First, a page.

"Then the steward said within himself, 'What shall I do? For my master is taking the stewardship away from me. I cannot dig; I am ashamed to beg. 4 I have resolved what to do, that when I am put out of the stewardship, they may receive me into their houses.' 5 "So he called every one of his master's debtors to him, and said to the first, 'How much do you owe my master?' 6 And he said, 'A hundred measures of oil.' So he said to him, 'Take your bill, and sit down quickly and write fifty.' 7 Then he said to another, 'And how much do you owe?' So he said, 'A hundred measures of wheat.' And he said to him, 'Take your bill, and write eighty.' 8 So the master commended the unjust steward because he had dealt shrewdly. For the sons of this world are more shrewd in their generation than the sons of light."

Luke 16:3-8

     Herein is another lesson from this parable we as believers will be wise to take heed. The steward, having learned his stewardship is being taken away, resolved to do something about his future. He decided to befriend his master's debtor by shrewdly conniving his master, in regards to his account, in order to secure his future. Amazingly we are told that the "master commended the unjust steward because he had dealt shrewdly". We are not told that the master commended him because of his dishonesty but rather because he was shrewd (KJV 'wise') in his dealing. Therefore, it is the foresight, promptitude, and sharpness that the master found commendable and not the morality of his action. The master could no more approve of the steward's conduct as a moral act than he could the first act of cheating him. 

     Jesus draws a parallel from the parable and says, "For the sons of this world are more shrewd in their generation than the sons of light." There is here a solemn and a deep sorrowful reflection of the Lord in the realisation that a particular feature is lacking in the children of light but is abundant in the children of the world. Like the steward, the children of this world, though foolish in choosing their object of pursuit, are wise in the adaptation of means by which they pursue them. Consider the steward; he was not wise in choosing his end because it would have been better to remain as his master's steward by honestly administrating his goods than wasting it. Nonetheless, shutting out the morality of his action and the poor choice of his end, look how much of it that was wise: his foresight, fertility of resources, promptitude and discrete. There was a wise adaptation of a means to an end. Brethren, consider the children of the world who are unwise because their aim and end are constricted to this world. They only live for this life and pursue perishable things, yet they are wise in the virtues they employ in the pursuit of them. They pursue them painstakingly with much more skillfulness, and earnestness than the children of light do the eternal things. Consider how men will spend endless hours and devote persistence, diligence, self-denial in learning how to play upon some instrument to be great entertainers. And much more efforts do the people of this world spend in perfecting their profession than many believers spend in perfecting their walk with Christ! Ask yourself, do you make the same efforts to grow in the grace of the Lord Jesus Christ as you do to pursue the things of this world?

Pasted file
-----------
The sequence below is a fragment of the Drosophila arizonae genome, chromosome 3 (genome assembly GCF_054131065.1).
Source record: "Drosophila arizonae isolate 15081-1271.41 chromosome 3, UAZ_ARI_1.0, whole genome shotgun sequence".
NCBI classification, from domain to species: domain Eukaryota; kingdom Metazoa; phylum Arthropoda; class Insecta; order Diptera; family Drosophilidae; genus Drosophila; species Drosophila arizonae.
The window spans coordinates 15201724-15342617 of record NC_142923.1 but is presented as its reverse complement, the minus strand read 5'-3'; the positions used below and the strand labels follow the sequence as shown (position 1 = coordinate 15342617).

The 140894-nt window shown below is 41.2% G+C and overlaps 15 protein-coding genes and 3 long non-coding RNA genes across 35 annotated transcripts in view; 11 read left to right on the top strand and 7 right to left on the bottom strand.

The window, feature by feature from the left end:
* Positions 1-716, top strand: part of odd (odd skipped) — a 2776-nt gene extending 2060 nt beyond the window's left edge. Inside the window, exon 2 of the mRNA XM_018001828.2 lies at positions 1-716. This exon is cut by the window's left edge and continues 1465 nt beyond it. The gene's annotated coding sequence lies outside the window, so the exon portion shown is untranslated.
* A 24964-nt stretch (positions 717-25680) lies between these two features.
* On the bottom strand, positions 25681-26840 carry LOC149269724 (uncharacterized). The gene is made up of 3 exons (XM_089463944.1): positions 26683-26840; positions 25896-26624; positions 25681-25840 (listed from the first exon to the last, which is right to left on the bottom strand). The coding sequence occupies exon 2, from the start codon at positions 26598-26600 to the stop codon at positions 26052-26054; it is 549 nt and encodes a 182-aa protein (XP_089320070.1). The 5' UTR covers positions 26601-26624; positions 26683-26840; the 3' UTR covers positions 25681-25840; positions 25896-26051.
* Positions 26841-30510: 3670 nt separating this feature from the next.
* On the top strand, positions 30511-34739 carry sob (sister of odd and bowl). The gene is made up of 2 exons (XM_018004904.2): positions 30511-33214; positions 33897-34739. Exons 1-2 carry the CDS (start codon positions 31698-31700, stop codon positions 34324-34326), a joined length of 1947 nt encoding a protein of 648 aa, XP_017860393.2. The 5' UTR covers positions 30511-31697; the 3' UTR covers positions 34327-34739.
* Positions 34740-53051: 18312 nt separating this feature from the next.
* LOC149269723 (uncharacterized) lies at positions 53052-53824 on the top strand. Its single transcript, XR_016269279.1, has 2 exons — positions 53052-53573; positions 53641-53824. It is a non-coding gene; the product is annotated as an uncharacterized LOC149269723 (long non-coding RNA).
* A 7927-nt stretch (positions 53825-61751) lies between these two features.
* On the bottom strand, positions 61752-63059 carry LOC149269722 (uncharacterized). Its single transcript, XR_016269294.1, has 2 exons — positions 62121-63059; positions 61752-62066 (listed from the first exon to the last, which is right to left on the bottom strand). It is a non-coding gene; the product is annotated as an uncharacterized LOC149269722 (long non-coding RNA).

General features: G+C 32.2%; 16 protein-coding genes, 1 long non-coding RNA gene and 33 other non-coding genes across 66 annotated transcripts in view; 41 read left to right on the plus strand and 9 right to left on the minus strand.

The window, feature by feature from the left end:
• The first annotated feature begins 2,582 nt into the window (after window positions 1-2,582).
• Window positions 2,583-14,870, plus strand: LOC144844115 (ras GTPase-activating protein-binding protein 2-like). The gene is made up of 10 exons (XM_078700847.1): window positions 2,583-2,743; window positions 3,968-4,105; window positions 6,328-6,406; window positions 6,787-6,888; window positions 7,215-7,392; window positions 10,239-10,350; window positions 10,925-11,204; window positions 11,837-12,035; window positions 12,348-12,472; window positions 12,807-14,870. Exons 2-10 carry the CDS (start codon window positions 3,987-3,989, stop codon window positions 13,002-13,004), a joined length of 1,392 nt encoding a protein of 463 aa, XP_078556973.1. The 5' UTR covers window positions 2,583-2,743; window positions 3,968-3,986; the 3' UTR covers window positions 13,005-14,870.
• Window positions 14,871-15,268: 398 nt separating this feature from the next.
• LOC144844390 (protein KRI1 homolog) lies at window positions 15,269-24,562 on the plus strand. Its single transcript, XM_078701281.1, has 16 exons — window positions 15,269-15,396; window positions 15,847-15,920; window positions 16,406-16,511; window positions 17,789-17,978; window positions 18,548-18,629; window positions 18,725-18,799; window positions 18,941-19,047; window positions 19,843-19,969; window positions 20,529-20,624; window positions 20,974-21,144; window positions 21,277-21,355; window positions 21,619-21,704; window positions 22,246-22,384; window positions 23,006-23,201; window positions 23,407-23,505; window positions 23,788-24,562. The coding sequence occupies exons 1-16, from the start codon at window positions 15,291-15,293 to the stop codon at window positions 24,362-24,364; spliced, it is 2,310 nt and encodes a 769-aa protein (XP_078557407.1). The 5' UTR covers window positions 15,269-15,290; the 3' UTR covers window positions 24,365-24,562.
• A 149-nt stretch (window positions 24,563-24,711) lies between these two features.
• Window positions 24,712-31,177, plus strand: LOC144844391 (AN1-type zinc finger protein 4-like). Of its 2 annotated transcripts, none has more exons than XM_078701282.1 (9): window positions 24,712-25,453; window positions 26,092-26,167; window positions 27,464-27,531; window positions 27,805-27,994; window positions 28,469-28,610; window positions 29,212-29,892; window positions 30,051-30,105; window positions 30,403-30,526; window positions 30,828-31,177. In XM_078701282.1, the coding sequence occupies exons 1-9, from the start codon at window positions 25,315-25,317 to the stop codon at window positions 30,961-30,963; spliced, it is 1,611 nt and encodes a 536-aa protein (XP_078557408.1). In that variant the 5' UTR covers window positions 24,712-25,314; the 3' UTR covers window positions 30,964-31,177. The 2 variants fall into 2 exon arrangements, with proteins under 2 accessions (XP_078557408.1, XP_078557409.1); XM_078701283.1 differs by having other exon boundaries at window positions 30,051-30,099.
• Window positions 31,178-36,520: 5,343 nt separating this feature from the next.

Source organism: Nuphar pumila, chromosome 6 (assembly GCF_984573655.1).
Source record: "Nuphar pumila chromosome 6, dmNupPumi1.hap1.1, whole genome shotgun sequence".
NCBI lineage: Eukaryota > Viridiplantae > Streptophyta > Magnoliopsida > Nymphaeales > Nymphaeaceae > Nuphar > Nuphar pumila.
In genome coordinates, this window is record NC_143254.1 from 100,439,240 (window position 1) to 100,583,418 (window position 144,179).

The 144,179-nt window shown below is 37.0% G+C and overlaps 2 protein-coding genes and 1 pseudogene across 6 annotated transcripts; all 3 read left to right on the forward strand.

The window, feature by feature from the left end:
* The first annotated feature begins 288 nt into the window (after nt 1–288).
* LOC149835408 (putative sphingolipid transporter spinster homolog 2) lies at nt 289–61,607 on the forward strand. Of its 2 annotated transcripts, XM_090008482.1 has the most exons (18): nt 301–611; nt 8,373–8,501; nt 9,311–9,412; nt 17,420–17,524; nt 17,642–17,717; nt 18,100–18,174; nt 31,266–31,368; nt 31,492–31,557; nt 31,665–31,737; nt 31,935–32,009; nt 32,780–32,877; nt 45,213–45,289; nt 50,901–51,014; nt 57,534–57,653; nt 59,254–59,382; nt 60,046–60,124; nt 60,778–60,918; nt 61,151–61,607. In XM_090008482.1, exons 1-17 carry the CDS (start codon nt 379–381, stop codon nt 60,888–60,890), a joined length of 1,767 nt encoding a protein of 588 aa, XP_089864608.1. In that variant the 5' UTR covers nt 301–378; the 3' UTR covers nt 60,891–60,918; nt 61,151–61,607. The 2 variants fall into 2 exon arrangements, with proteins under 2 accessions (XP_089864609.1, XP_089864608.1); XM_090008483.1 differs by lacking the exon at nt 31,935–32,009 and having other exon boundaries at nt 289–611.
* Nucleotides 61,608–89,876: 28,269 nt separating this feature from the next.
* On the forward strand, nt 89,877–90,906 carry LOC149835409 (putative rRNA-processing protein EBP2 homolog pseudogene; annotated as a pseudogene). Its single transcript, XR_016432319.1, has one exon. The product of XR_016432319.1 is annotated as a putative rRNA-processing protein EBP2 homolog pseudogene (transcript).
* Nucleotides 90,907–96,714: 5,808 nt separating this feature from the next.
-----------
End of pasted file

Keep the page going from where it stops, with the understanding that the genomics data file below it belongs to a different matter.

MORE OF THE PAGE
Brethren, we must take into heart these solemn words of our Lord Jesus Christ. We must realise how the unwise who choose the world as their portion, put us to shame in their absorption, devotion, self-denial, persistence, perseverance and in availing themselves of every opportunity to attain their worldly aim than we do the eternal things.